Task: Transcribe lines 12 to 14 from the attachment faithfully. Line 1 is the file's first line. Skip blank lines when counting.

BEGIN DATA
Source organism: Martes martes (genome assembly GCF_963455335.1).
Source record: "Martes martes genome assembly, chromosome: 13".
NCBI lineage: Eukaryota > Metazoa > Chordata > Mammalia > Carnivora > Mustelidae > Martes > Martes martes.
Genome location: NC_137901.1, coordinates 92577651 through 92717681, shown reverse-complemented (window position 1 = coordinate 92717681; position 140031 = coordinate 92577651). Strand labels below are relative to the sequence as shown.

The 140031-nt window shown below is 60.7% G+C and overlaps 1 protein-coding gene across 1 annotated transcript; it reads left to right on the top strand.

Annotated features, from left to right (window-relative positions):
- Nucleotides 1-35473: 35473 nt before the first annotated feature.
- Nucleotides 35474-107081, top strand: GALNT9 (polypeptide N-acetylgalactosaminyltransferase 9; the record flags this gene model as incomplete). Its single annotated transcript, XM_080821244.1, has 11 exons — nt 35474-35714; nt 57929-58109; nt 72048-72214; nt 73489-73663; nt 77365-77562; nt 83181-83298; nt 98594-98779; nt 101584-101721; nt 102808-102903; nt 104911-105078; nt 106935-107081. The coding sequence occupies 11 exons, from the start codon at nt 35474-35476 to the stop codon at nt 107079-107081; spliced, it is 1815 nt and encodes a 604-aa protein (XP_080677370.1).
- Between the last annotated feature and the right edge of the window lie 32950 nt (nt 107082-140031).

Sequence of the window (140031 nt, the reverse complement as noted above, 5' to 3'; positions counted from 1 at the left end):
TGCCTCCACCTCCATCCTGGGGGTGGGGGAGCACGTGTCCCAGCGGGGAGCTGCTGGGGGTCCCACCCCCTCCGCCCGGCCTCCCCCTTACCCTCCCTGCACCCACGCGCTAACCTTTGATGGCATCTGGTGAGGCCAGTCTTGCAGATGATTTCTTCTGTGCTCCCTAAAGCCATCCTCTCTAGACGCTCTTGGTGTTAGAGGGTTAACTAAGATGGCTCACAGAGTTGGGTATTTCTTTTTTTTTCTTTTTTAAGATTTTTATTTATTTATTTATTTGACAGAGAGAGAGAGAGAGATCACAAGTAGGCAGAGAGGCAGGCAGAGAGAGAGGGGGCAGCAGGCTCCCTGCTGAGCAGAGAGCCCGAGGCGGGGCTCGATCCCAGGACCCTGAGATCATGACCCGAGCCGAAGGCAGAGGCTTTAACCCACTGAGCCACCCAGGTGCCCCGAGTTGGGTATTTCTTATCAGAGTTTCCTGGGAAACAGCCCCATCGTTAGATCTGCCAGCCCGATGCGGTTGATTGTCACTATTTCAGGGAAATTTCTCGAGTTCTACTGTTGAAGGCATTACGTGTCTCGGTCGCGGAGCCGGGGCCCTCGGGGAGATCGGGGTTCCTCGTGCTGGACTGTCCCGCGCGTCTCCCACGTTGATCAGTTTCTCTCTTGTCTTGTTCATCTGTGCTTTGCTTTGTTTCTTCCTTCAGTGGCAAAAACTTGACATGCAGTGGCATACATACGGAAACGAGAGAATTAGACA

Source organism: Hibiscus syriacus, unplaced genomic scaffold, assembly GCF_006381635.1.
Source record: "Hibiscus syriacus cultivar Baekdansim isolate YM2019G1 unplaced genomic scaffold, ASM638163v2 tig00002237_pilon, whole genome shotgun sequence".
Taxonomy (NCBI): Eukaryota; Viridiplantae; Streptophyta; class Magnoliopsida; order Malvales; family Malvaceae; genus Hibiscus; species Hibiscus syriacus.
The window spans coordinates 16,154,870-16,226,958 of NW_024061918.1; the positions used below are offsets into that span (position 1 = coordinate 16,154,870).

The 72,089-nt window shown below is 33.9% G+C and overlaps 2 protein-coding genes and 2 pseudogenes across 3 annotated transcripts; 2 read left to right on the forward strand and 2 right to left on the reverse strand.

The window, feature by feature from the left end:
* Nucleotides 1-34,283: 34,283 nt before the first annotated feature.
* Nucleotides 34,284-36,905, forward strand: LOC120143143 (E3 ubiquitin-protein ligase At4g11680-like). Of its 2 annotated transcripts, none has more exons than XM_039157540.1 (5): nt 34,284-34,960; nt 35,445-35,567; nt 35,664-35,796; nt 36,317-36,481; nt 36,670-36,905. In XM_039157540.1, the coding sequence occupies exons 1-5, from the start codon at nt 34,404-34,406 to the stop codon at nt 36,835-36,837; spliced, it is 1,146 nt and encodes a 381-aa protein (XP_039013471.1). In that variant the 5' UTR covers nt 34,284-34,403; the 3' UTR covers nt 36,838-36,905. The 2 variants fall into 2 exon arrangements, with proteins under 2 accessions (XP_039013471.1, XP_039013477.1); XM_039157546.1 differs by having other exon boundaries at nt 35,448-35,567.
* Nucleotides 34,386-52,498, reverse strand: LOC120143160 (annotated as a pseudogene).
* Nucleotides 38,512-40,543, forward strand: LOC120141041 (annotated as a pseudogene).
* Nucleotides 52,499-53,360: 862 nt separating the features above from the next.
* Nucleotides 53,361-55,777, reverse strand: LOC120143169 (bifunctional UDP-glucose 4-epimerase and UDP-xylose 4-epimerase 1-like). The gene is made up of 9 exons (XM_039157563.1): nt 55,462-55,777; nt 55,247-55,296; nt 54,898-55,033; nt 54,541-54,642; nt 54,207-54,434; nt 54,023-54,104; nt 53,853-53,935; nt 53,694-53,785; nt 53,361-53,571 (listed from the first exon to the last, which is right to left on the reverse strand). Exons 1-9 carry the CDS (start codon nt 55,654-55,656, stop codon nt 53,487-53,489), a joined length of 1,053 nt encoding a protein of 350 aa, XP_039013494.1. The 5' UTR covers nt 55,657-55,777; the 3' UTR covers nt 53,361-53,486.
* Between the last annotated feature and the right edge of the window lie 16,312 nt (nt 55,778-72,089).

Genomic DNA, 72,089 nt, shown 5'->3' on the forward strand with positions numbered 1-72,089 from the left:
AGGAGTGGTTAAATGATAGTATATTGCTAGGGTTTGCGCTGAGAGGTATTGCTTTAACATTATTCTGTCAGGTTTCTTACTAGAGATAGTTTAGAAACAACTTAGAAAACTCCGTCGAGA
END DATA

Source organism: Hibiscus syriacus, unplaced genomic scaffold, assembly GCF_006381635.1.
Source record: "Hibiscus syriacus cultivar Baekdansim isolate YM2019G1 unplaced genomic scaffold, ASM638163v2 tig00002237_pilon, whole genome shotgun sequence".
Taxonomy (NCBI): Eukaryota; Viridiplantae; Streptophyta; class Magnoliopsida; order Malvales; family Malvaceae; genus Hibiscus; species Hibiscus syriacus.